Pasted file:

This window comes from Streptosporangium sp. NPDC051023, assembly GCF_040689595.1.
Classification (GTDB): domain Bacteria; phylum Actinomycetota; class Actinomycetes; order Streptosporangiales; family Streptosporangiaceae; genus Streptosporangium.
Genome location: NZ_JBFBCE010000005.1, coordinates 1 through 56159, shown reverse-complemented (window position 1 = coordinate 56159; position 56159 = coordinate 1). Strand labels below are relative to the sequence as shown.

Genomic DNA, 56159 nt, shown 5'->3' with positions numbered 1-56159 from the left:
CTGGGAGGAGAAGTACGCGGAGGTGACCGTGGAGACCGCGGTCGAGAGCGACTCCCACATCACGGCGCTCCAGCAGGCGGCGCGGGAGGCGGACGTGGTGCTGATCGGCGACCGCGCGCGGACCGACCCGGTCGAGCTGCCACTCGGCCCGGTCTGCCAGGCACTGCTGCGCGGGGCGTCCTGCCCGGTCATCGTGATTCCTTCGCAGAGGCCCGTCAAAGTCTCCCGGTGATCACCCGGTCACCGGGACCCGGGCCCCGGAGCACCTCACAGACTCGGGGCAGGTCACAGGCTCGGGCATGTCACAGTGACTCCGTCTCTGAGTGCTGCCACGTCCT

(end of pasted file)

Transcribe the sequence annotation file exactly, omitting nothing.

This window comes from Streptosporangium sp. NPDC051023, assembly GCF_040689595.1.
Classification (GTDB): domain Bacteria; phylum Actinomycetota; class Actinomycetes; order Streptosporangiales; family Streptosporangiaceae; genus Streptosporangium.
Genome location: NZ_JBFBCE010000005.1, coordinates 1 through 56159, shown reverse-complemented (window position 1 = coordinate 56159; position 56159 = coordinate 1). Strand labels below are relative to the sequence as shown.

Genomic DNA, 56159 nt, shown 5'->3' with positions numbered 1-56159 from the left:
CTGGGAGGAGAAGTACGCGGAGGTGACCGTGGAGACCGCGGTCGAGAGCGACTCCCACATCACGGCGCTCCAGCAGGCGGCGCGGGAGGCGGACGTGGTGCTGATCGGCGACCGCGCGCGGACCGACCCGGTCGAGCTGCCACTCGGCCCGGTCTGCCAGGCACTGCTGCGCGGGGCGTCCTGCCCGGTCATCGTGATTCCTTCGCAGAGGCCCGTCAAAGTCTCCCGGTGATCACCCGGTCACCGGGACCCGGGCCCCGGAGCACCTCACAGACTCGGGGCAGGTCACAGGCTCGGGCATGTCACAGTGACTCCGTCTCTGAGTGCTGCCACGTCCT